3) after this same Exit Poll became a source of political contention because it showed the opposition candidate winning rather than the incumbent as named by the “credible, proven electoral commission”–the Africa Bureau engaged in a practice of mischaracterising the USAID program and the Exit Poll.
For example: when the McClatchy newspapers ran a story on July 9, 2008 by Shashank Bengali reporting that “Kenya’s President Lost Disputed Election, Poll Shows” after the release of the exit poll results by the researchers from The University of California, the Africa Bureau generated “AF Press Guidance” as follows:
Q: Please provide details on the US.-funded exit poll for elections in Kenya. Do we have a comment/reaction to the poll results?
* The International Republican Institute (IRI) provided funding to Strategic as a capacity building exercise for the organisation.
* IRI did not have confidence in the results of the poll once they received them due to questions about the methodology, so the results of the poll were never officially released.
* Given the potentially significant nature of the results, however, IRI commissioned an audit of Strategic’s poll results. We have yet to see the results of that audit.
* Our Embassy in Nairobi was not informed by Strategic or IRI of the exit poll results by 3pm on Election Day.
It is simply not true that IRI gave money, from USAID, to Strategic, a private Kenyan firm, as a “capacity building exercise” for either Strategic or for IRI, whichever is intended here. No, as described by the State Department before the exit poll became a “hot potato” after Kibaki was serving a second term based on the ECK’s announcement of an alleged election win on his behalf, we paid Strategic for their work “in providing an independent verification of electoral outcomes via exit poll”. They were hired based on proven capacity having conducted the exit polls in 2002 and 2005 and other polls over many years. I had noted before that the Ambassador claimed this excuse in a March, 2008 on-line Q-and-A, but this is the first time I see it stated from Washington. Previously I received a State Department cable where the Ambassador, before the election, had also identified the purpose of the USAID funding as “to provide an independent source of verification of electoral outcomes.”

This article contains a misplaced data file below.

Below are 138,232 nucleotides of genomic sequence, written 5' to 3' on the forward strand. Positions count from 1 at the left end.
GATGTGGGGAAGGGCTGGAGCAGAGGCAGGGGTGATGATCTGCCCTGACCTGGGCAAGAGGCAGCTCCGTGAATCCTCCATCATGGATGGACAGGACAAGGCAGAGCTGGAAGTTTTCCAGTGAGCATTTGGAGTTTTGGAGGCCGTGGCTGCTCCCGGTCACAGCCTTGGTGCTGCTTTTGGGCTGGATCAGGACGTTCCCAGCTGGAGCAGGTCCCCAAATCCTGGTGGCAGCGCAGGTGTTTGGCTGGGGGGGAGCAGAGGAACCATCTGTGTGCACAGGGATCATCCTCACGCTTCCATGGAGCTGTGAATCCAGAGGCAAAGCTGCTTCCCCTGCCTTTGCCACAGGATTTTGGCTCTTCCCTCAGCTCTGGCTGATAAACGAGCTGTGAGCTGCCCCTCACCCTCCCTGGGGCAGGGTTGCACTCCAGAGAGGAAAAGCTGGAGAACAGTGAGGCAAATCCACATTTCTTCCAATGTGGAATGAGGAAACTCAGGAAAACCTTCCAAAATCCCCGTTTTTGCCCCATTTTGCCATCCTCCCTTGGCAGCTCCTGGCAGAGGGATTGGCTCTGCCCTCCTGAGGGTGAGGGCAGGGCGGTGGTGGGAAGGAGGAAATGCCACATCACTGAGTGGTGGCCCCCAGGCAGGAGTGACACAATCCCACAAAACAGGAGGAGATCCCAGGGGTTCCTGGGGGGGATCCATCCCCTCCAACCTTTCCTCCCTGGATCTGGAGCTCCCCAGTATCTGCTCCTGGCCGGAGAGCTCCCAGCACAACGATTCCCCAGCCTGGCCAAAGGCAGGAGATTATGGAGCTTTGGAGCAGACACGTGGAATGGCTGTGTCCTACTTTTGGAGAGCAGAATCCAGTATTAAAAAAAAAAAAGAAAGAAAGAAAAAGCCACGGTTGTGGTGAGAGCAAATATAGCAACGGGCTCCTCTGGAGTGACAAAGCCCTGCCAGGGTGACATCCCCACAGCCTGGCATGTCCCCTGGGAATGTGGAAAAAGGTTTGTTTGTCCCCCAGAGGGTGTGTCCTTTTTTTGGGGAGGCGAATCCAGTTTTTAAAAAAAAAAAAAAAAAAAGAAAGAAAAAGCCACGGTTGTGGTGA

The immediate concern that I was aware of within IRI during the immediate post-election days in Nairobi was how people would react to the release of the poll, not about its “methodology”—which if had been flawed could not have been fixed by an “audit”.
Note that the Ambassador initially called on Kenyans to accept the ECK “results” while the State Department congratulated Kibaki. Afterwards, the State Department withdrew the congratulations and the Ambassador claimed his analysis showed either side could have won without mentioning the Exit Poll. In a cable written days after the election, which I received more than two years after my request, the Ambassador described personally witnessing changed tally forms at the ECK along with the head of the EU Election Observation Mission who raised objections to the tally.
Finally, the statement that the Embassy “was not informed . . . of the exit poll results by 3pm on Election Day” is precious. They were informed of the results at closer to 5pm.
I’m quite curious about the “pre-decisional deliberative process material” that they decline to produce. Were the Africa Bureau deliberating about whether to tell the truth about the USAID poll?
The things that is most striking to me about this now, in light of the current litigation about the manual vote tally by the IEBC in this election is that Jendayi Frazer was the head of the Africa Bureau at the State Department during 2007-08 when the previous Exit Poll was withheld and the misleading “press guidance” put out. Today, as a private citizen, Dr. Frazer is aggressively arguing in the Kenyan press and in the press back in Washington to, once again, uphold the disputed work of the Kenyan election officials against the concerns raised by the opposition. I cannot justify how this was handled when she was in charge in 2007 and 2008.